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No Future

CENTRE FOR THE STUDY OF EDUCATION AND WORK: UPDATE 11th NOVEMBER 2012

EVENTS

PUBLIC LECTURE: THE RISE AND FALL OF THE WELFARE STATE

Thursday, November 15, 2012
6:30pm
Ryerson University, Room 508
285 Victoria Street, Toronto
       
In an age of government imposed austerity, and after 30 years of neoliberal restructuring, the future of the welfare state looks increasingly uncertain. Asbjørn Wahl offers an accessible analysis of the situation across Europe, identifies the most important challenges and presents practical proposals for combating the assault on welfare.

Wahl argues that the welfare state should be seen as the result of a class compromise forged in the 20th century, which means that it cannot easily be exported internationally. He considers the enormous shifts in power relations and the profound internal changes to the welfare state which have occurred during the neoliberal era, pointing to the paradigm shift that the welfare state is going through. This is illustrated by the shift from welfare to workfare and increased top-down control.

Asbjørn Wahl is an adviser to the Norwegian Union of Municipal and General Employees and director of the Campaign for the Welfare State in Norway. He serves as Vice President of the Road Transport Workers’ Section of the International Transport Workers’ Federation (ITF) and Chair of the ITF Working Group on Climate Change. He is also a member of the coordinating committee of the European Social Forum. He has published a number of articles on politics, social and labor both in Norway and internationally.

His most recent publication is The Rise and Fall of the Welfare State (Pluto Press, London, November 2011 – http://www.plutobooks.com/display.asp?K=9780745331409).

Sponsored by MA Program in Public Policy and Administration at Ryerson, Centre for Social Justice, Socialist Project. Contact: Bryan Evans, b1evans@politics.ryerson.ca or phone 416 979-5000 ext 4199.

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THE ART OF POLITICS AND THE PERSONAL: LOOKING AT THE PAINTINGS OF FRIDA KAHLO AND DIEGO RIVERA

Sunday, November 18, 2012
4:00pm – 6:00pm
Ontario Institute for Studies in Education (OISE), University of Toronto,
Room 7192
252 Bloor St. West (at St. George subway)

Introduced by Brian Donnelly – Faculty of Animation, Arts and Design, Sheridan College

Revolutionaries and socialists often yearn for an authentic, political art that can resist and even stand outside a monstrous, mimetic, commodity culture. The Mexican artists Diego Rivera and Frida Kahlo are often called on to fill that need. Modern painters from the early 20th Century, they explored the new forms and imagery possible in painting, working in styles from surrealism to socialist realism, creating small autobiographical works for themselves and giant murals done for the wealthiest patrons in the world. Their work is rich, warm, and rewarding to look at, but it also suggests many contradictions and questions.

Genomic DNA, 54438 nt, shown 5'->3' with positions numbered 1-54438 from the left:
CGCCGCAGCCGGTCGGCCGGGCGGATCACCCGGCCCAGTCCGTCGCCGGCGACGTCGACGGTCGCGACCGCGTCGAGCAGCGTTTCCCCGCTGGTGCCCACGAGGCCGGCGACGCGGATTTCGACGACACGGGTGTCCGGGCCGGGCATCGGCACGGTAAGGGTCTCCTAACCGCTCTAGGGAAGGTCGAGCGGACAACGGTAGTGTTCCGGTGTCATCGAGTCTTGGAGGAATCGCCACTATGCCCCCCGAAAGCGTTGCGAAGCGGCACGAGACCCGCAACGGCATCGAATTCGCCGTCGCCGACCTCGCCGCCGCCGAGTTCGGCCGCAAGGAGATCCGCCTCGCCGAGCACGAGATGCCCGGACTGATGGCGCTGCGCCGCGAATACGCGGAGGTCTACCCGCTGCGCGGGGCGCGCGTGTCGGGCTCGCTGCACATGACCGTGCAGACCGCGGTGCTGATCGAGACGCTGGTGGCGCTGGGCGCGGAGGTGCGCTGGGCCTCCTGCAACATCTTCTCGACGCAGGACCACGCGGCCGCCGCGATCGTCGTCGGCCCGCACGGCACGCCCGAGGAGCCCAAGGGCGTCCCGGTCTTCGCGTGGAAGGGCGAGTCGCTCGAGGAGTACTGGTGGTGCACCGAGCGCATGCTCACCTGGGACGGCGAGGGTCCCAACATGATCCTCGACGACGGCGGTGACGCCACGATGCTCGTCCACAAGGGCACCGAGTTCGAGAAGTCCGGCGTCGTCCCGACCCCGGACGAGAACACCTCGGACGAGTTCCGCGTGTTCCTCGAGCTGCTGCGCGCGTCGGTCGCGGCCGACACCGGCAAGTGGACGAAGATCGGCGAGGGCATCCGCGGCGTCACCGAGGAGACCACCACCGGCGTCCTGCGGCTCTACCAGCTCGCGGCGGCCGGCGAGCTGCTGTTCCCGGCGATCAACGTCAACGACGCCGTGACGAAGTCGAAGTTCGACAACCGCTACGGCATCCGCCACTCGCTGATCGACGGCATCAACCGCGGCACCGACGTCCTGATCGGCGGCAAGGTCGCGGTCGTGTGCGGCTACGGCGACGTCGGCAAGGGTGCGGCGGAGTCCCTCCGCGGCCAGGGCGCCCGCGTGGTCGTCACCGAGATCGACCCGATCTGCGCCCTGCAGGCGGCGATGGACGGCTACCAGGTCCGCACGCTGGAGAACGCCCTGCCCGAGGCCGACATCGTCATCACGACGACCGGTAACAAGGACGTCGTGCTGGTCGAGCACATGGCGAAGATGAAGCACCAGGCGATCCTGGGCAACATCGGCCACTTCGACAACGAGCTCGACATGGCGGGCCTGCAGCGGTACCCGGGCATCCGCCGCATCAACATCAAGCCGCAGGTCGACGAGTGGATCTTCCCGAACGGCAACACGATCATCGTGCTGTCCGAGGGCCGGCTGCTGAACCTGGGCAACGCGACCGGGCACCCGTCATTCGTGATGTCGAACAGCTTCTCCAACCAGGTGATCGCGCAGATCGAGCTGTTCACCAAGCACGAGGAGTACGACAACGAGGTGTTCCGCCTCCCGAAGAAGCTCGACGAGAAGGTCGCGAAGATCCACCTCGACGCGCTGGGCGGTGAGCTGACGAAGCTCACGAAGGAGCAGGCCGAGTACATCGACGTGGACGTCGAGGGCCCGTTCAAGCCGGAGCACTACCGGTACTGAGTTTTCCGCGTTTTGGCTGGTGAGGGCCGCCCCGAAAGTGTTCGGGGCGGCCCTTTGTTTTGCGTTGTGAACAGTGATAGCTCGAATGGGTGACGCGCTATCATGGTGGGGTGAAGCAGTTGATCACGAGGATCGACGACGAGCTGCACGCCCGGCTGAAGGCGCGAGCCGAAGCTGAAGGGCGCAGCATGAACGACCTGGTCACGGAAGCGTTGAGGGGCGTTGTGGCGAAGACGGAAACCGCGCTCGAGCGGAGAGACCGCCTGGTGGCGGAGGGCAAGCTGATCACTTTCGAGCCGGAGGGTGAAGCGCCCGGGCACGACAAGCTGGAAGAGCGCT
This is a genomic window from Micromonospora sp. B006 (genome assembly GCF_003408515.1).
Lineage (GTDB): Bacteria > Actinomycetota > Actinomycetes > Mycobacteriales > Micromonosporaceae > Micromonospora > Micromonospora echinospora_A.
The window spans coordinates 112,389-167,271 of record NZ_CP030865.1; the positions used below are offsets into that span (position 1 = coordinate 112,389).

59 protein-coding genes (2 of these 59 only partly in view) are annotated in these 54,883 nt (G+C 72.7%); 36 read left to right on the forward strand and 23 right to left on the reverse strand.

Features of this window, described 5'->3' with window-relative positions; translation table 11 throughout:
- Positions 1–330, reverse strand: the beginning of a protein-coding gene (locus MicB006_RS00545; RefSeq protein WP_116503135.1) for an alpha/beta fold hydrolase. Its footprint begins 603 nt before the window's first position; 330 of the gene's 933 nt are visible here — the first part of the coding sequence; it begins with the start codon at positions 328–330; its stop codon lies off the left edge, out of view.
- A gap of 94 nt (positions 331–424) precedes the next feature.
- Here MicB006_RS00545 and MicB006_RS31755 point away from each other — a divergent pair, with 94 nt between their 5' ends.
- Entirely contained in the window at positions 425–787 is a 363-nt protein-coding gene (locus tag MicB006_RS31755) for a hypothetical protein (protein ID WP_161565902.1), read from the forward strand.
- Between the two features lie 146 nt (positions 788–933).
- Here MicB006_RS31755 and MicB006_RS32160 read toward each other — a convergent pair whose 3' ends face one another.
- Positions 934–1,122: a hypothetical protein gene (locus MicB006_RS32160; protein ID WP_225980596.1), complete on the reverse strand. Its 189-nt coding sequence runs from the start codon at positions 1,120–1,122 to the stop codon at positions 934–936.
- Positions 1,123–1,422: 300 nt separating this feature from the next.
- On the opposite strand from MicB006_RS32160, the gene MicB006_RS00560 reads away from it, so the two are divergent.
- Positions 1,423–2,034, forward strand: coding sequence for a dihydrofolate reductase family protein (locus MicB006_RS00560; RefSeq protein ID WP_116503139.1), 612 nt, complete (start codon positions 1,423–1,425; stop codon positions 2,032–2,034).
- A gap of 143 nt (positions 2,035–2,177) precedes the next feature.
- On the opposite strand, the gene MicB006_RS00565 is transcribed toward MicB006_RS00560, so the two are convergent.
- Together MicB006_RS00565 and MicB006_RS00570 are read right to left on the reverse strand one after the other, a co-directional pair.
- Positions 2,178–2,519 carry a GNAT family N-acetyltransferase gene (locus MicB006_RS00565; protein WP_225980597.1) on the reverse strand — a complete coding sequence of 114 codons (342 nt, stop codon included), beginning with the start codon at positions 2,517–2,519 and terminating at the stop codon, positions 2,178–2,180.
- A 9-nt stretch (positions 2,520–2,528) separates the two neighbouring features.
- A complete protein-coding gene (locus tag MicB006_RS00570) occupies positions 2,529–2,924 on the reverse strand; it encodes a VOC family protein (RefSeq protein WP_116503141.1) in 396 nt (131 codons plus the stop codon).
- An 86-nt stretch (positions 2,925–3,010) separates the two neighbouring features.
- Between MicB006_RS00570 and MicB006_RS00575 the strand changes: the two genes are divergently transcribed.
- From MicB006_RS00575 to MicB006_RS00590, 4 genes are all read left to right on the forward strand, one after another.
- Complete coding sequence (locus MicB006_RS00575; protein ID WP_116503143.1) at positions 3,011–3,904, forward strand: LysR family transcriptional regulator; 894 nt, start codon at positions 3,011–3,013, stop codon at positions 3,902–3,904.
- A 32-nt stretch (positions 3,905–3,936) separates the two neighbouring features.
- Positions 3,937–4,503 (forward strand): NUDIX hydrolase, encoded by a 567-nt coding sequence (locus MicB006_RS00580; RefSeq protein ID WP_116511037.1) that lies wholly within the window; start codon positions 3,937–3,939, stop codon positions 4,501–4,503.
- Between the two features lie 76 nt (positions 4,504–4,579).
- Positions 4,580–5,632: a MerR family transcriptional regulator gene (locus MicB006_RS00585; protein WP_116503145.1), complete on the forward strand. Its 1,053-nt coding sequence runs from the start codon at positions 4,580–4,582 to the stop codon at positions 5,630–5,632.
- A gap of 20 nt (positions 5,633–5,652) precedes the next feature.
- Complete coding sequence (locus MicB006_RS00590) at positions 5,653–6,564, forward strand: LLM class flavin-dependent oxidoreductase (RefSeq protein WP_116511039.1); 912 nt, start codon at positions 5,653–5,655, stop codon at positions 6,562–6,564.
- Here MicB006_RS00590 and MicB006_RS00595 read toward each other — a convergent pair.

This talk will look at some of the methods by which art is discussed from a Marxist perspective, beginning with “Manifesto for an Independent Revolutionary Art,” signed by Andre Breton and Diego Rivera (and involving considerable input from Leon Trotsky). By looking at the questions we ask about art and its objects, we can try to separate what is living from what is commodified and alienated in contemporary, visual culture.

AND….TOUR THE SHOW: People interested in the subject may also meet as a group at the Art Gallery of Ontario, at 1 pm on the Sunday before the talk, to tour the show, “Frida and Diego: Passion Politics and Painting.” It costs $25 (free to AGO members), and you should book a ticket online well in advance, to avoid disappointment.

If you RSVP BY THE 12th, we can book this as a group; we don’t have to pay in advance, and there is likely a discount. Indicate your interest to brian.donnelly@sheridanc.on.ca, and Brian will submit the official form and book spaces. http://www.ago.net/frida-diego-passion-politics-and-painting

From Brian Donnelly: People can tour the exhibition at their own speed; they recommend at least a half hour or more. The gallery does not permit non-employees to lead loud group tours on their own, and I won’t offer to do much more in the gallery than chat with people who approach me. We can arrange to meet for coffee between the tour and the talk, and begin the discussion then. I would enjoy focusing the talk based on what people have noticed and the questions they ask.

Organized by Ideas Left Out

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CANADIAN LABOUR INTERNATIONAL FILM FESTIVAL – SPECIAL SCREENING